Once ETDs are available, through diverse means, others may gain access. In particular, such access may be the only recourse open to those in developing countries who cannot afford to make purchases from Proquest, who cannot wait for expensive shipping of copies through interlibrary loan, who cannot attend the myriad conferences that demand the considerable expenses related to travel, or who cannot pay for expensive journals (that only may have short summaries of thesis or dissertation results).
Access may result from word of mouth, from search, from announcements, or by following links or citations. They may occur quickly after a work is made known to those whose works are referred to or to those who employ Selective Dissemination of Information services. They may occur intermediated by digital library systems or similar mechanisms. They may result when ETDs are referred to journal articles, conference papers, reports, course notes, and other forms.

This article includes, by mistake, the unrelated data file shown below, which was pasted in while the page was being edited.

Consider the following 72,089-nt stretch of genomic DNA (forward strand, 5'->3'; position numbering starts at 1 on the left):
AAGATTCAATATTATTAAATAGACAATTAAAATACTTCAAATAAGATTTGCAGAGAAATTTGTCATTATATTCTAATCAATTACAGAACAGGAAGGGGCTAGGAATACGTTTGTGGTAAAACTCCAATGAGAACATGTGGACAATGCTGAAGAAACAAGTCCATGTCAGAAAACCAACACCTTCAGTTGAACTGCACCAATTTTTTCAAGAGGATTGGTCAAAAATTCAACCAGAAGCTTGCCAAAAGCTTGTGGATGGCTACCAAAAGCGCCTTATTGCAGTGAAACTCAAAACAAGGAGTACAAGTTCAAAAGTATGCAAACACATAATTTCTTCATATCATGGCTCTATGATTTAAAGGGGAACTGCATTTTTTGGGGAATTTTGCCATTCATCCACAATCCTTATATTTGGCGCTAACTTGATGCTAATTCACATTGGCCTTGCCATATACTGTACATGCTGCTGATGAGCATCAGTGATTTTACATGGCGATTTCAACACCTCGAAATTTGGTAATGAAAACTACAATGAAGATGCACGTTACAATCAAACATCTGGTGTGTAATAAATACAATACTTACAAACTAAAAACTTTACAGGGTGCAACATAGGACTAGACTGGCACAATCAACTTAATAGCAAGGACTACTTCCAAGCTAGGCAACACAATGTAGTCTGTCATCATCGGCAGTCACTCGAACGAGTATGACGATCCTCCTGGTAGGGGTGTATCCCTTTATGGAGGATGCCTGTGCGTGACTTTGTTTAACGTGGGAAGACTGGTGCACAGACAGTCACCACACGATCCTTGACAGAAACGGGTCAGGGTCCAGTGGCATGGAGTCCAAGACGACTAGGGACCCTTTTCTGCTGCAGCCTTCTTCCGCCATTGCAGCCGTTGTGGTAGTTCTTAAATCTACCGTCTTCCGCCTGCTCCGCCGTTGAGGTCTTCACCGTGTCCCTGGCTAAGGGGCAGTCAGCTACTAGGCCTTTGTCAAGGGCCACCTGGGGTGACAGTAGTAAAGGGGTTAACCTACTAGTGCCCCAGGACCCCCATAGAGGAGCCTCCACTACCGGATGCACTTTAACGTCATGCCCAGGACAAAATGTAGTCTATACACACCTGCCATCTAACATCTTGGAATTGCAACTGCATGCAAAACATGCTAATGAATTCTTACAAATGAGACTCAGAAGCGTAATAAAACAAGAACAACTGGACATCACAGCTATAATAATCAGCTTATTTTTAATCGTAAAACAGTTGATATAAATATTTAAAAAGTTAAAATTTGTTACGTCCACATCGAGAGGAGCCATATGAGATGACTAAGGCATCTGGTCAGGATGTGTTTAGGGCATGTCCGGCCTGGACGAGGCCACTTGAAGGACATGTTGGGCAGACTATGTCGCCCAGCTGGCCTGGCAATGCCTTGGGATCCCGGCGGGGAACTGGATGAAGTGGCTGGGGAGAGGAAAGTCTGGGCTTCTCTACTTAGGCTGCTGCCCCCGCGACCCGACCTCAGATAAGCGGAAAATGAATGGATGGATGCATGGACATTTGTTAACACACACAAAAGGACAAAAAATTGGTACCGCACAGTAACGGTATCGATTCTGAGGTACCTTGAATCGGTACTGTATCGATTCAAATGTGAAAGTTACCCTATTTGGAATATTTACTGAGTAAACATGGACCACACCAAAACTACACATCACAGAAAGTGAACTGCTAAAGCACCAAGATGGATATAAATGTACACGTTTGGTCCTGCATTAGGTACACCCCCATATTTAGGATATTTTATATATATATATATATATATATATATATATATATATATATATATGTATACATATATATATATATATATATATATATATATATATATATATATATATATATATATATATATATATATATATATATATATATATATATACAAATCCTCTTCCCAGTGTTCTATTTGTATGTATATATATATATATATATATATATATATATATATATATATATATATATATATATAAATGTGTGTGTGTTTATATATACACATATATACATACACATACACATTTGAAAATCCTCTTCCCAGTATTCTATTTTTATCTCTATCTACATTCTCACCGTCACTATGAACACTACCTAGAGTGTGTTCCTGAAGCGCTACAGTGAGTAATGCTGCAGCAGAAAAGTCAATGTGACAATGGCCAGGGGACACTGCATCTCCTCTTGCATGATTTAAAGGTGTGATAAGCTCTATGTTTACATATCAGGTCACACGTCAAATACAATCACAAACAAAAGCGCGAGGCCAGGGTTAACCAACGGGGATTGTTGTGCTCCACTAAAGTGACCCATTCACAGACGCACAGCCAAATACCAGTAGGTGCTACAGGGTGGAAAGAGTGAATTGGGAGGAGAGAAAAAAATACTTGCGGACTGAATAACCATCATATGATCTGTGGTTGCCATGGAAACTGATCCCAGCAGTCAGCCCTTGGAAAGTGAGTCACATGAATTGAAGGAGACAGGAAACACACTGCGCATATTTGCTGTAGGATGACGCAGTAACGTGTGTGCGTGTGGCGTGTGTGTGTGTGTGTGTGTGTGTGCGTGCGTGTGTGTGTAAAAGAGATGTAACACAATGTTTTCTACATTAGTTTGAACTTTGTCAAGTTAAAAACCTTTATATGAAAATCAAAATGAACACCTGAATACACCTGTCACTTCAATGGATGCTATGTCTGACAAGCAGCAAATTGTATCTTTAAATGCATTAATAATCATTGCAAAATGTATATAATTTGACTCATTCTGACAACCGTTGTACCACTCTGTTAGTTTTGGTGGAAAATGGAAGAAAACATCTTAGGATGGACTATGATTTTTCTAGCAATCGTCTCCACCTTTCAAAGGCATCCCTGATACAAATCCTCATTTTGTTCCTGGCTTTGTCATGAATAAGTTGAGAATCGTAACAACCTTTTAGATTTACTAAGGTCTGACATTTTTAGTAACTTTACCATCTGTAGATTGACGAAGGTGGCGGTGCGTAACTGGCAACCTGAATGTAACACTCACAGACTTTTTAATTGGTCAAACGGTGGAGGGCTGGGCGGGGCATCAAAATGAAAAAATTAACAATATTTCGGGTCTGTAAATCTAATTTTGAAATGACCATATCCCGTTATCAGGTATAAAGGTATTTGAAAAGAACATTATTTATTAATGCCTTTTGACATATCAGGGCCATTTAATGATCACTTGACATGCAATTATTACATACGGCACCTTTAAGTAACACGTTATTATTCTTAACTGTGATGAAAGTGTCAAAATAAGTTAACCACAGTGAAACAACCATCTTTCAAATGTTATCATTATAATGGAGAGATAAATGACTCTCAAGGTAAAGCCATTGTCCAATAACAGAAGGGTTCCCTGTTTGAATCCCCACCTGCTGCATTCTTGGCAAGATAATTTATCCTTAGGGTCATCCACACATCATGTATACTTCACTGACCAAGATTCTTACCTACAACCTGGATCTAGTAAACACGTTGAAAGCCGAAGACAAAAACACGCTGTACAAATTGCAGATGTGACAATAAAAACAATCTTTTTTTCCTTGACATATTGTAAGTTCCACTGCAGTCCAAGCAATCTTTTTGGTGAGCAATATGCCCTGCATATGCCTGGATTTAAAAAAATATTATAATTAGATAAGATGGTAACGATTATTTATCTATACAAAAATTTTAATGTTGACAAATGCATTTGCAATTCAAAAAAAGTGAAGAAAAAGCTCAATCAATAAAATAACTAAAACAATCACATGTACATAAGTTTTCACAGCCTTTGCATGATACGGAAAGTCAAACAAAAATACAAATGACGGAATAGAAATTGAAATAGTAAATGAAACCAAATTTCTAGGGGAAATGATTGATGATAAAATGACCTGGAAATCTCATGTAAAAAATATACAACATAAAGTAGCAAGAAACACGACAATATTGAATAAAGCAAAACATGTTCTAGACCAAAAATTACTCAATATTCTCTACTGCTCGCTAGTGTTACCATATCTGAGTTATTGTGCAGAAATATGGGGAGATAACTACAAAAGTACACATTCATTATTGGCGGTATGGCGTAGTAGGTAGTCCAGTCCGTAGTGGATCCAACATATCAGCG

Numerically, if theses and dissertations are all released as ETDs, the number of works per year may be around the number of journal articles published by university students. The number may be 20-50% of the number of journal articles prepared by the faculty. Regarding students, in most cases, an ETD will be the only publication of an author. If the number who read ETDs is 10 or 100 times the number who read a paper thesis, then it is clear that there will be a significant increase in access to university research as a result of an ETD program.
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